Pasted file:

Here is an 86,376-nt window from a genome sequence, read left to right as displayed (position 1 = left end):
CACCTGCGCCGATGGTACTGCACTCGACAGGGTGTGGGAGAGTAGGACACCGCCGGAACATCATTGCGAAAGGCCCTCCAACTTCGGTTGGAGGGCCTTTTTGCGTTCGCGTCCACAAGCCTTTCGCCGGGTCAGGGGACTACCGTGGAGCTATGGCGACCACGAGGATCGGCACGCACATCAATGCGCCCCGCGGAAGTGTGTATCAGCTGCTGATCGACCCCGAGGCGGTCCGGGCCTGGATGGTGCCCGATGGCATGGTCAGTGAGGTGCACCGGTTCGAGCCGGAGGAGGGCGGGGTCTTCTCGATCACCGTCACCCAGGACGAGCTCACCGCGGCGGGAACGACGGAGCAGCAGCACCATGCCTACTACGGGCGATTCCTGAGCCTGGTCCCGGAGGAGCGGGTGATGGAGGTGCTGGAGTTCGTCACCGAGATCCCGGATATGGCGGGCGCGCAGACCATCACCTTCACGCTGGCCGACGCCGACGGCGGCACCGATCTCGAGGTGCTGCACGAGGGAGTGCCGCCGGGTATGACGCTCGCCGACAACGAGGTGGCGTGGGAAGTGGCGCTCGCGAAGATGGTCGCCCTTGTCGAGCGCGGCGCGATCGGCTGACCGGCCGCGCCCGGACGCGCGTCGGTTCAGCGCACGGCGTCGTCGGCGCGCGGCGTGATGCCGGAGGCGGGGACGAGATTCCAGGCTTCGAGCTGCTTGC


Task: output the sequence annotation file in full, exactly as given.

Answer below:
Here is an 86,376-nt window from a genome sequence, read left to right as displayed (position 1 = left end):
CACCTGCGCCGATGGTACTGCACTCGACAGGGTGTGGGAGAGTAGGACACCGCCGGAACATCATTGCGAAAGGCCCTCCAACTTCGGTTGGAGGGCCTTTTTGCGTTCGCGTCCACAAGCCTTTCGCCGGGTCAGGGGACTACCGTGGAGCTATGGCGACCACGAGGATCGGCACGCACATCAATGCGCCCCGCGGAAGTGTGTATCAGCTGCTGATCGACCCCGAGGCGGTCCGGGCCTGGATGGTGCCCGATGGCATGGTCAGTGAGGTGCACCGGTTCGAGCCGGAGGAGGGCGGGGTCTTCTCGATCACCGTCACCCAGGACGAGCTCACCGCGGCGGGAACGACGGAGCAGCAGCACCATGCCTACTACGGGCGATTCCTGAGCCTGGTCCCGGAGGAGCGGGTGATGGAGGTGCTGGAGTTCGTCACCGAGATCCCGGATATGGCGGGCGCGCAGACCATCACCTTCACGCTGGCCGACGCCGACGGCGGCACCGATCTCGAGGTGCTGCACGAGGGAGTGCCGCCGGGTATGACGCTCGCCGACAACGAGGTGGCGTGGGAAGTGGCGCTCGCGAAGATGGTCGCCCTTGTCGAGCGCGGCGCGATCGGCTGACCGGCCGCGCCCGGACGCGCGTCGGTTCAGCGCACGGCGTCGTCGGCGCGCGGCGTGATGCCGGAGGCGGGGACGAGATTCCAGGCTTCGAGCTGCTTGC